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What is a weaker euro likely to mean for the French economy?

By Bruno Ducoudré and Eric Heyer

Faced with the rising risk of deflation in the euro zone, which has been reinforced since mid-2012 by the continued appreciation of the euro against other currencies, the heads of the European Central Bank have begun to change their tone in their communications with the financial markets: they are now evoking the possibility of conducting a new round of quantitative easing. These measures are likely to lower the exchange rate of the euro. This would provide valuable support for the euro zone economies by shoring up their price competitiveness vis-à-vis competitors outside the zone, in a context where fiscal consolidation policies will continue to dampen the growth expected in the zone in 2014 and 2015. What are the likely consequences for the French economy from reducing the euro’s value against other currencies? We briefly review past episodes of exchange rate changes, and then present the impact expected from a 10% depreciation of the euro against other currencies using the emod.fr model. These effects are more moderate than those projected by the government. Continue reading “What is a weaker euro likely to mean for the French economy?”

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Should we be celebrating the fall in unemployment at end 2013?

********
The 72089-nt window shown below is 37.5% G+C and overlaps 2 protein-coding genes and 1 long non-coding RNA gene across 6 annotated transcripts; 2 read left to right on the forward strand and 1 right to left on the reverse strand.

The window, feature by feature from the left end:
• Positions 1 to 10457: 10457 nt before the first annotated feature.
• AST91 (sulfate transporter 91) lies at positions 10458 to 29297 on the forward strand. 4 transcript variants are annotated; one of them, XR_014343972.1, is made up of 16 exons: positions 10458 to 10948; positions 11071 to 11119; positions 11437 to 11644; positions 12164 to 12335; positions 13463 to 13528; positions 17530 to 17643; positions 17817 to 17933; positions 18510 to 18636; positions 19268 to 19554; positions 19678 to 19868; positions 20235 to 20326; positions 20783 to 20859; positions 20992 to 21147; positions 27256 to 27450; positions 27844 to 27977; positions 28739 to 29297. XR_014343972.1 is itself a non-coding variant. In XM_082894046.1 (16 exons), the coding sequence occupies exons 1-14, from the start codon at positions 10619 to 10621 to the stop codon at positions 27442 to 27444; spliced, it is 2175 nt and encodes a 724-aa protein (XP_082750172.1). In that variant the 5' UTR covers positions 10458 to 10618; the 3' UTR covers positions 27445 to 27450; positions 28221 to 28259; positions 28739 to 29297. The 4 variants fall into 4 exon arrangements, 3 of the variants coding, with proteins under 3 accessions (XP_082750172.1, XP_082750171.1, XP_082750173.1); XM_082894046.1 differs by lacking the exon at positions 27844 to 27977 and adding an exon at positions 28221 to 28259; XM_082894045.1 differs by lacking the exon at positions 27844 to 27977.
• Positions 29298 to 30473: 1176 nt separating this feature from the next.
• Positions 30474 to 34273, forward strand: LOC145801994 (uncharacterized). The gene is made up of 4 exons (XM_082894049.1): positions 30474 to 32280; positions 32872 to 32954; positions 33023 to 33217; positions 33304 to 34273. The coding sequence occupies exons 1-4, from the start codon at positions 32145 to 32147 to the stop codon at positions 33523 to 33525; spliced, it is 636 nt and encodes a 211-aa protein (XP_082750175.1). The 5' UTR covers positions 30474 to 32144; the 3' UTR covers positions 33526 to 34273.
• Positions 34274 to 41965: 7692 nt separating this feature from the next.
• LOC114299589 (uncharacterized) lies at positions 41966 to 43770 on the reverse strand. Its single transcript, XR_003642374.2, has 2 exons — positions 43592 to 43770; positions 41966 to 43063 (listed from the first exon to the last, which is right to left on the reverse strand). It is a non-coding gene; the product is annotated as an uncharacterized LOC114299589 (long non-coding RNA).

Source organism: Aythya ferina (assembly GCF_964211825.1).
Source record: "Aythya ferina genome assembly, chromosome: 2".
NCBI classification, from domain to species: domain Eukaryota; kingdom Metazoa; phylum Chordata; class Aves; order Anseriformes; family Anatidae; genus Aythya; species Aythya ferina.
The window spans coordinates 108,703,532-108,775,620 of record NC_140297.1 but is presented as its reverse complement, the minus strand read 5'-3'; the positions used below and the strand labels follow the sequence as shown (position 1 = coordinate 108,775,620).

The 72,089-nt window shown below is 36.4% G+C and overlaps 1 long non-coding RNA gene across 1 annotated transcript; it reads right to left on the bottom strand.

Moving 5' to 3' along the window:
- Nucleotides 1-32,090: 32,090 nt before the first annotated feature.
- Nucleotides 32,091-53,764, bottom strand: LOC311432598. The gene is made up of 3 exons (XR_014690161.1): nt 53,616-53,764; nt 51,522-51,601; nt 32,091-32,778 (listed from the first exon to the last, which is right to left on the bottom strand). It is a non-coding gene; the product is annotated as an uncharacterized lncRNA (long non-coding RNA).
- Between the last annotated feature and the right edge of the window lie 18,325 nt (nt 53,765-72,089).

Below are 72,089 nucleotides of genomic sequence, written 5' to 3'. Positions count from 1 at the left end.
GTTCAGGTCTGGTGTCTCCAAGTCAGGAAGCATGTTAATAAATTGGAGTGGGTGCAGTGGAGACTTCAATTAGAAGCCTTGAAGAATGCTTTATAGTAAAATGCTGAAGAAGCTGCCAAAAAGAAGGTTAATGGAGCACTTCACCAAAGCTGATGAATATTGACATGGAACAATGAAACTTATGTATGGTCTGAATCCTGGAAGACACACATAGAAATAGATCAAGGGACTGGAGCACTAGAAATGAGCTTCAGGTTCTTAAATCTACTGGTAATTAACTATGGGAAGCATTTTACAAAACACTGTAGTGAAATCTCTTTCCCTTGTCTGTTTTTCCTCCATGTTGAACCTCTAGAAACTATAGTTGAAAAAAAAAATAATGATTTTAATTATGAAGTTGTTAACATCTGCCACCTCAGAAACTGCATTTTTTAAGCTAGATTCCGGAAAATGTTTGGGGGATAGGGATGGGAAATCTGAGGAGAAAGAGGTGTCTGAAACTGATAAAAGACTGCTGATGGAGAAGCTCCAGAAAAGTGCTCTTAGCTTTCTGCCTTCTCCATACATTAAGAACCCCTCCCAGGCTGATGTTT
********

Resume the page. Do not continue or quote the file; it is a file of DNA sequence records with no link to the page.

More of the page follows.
By Bruno Ducoudré and Eric Heyer

Every quarter, the INSEE publishes the unemployment rate as defined by the International Labour Office (ILO): for the fourth quarter of 2013, it fell 0.1 point in France, meaning 41,000 fewer unemployed. Likewise, every month the number of jobseekers registered with the Pôle Emploi job centre is reported: during the fourth quarter of 2013, this source indicated that the number of registered jobseekers in category A rose by 23,000. In one case unemployment is down, in the other it is up – this does not lead to a clear diagnosis about where unemployment is heading at year end. Continue reading “Should we be celebrating the fall in unemployment at end 2013?”

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The trend in unemployment: no reversal in sight

By Bruno Ducoudré

The government has announced that the trend in unemployment will be reversed by the end of 2013. The number of jobseekers registered in category A with France’s Pôle Emploi job centre at the end of September increased by 60,000. The number fell during August by 50,000, mainly due to a “bug” in sending SMS texts, which led to an unusually large rise in the number of terminations due to the claimant’s failure to stay up to date (up 72,000 over the previous month). An increase in enrolments for the month of September due to the re-registration of jobless people who had been unduly terminated was therefore expected. The number of jobseekers registered in category A thus rose by 10,000 between July and September 2013, which meant that the trend is still upwards but at a more moderate pace than earlier in the year. These large variations in the very short term in the numbers registered with the ANPE job centre make it impossible to give a precise idea of upcoming trends in employment and unemployment. Our analysis of the labour market up to 2014, which is set out in the latest OFCE forecasts of October 2013, suggests that no significant improvement in unemployment is expected by the end of 2014. Continue reading “The trend in unemployment: no reversal in sight”